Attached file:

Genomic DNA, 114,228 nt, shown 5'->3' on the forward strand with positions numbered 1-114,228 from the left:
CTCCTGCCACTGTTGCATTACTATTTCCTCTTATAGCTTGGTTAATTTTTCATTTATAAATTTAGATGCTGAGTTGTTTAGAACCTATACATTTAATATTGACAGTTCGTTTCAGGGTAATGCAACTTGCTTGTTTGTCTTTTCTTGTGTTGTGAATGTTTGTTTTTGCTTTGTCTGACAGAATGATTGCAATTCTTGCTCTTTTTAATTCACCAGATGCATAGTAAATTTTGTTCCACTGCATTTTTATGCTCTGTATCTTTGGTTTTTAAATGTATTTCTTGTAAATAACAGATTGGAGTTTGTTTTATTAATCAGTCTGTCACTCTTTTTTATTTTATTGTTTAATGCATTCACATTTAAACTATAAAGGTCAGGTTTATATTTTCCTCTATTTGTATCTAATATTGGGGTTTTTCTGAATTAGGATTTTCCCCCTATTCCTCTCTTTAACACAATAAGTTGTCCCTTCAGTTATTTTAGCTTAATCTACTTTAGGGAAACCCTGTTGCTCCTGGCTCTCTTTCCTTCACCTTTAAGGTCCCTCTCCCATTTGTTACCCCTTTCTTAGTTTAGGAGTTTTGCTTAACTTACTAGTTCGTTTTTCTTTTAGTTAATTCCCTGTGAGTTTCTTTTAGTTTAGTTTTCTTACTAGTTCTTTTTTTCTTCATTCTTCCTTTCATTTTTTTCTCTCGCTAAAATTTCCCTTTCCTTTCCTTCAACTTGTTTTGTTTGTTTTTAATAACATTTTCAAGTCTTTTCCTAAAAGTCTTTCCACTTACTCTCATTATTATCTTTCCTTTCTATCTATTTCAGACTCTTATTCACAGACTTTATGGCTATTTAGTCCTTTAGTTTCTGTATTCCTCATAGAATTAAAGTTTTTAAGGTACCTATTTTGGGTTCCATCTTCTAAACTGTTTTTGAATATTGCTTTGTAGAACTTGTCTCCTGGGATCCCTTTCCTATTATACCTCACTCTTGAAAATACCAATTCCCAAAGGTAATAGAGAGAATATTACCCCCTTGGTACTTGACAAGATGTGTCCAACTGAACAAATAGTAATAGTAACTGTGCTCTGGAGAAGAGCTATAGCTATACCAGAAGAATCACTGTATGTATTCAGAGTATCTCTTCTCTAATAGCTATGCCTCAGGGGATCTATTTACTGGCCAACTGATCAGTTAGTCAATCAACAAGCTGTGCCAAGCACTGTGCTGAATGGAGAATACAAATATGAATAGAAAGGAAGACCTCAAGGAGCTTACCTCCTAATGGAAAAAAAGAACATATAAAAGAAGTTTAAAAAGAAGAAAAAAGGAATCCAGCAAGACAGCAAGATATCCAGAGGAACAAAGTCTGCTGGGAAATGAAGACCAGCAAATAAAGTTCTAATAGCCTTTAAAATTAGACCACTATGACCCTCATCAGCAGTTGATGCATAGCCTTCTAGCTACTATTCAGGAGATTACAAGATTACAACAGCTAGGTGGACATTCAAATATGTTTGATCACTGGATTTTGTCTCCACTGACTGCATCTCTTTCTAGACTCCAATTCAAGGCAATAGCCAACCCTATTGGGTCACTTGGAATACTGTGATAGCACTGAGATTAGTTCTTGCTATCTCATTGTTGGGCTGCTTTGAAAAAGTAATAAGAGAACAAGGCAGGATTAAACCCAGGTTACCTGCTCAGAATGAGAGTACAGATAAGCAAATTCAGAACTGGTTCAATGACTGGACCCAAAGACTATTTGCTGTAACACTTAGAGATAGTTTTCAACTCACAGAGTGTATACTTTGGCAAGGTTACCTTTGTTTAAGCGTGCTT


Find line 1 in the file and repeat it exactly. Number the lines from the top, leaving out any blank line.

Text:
Genomic DNA, 114,228 nt, shown 5'->3' on the forward strand with positions numbered 1-114,228 from the left: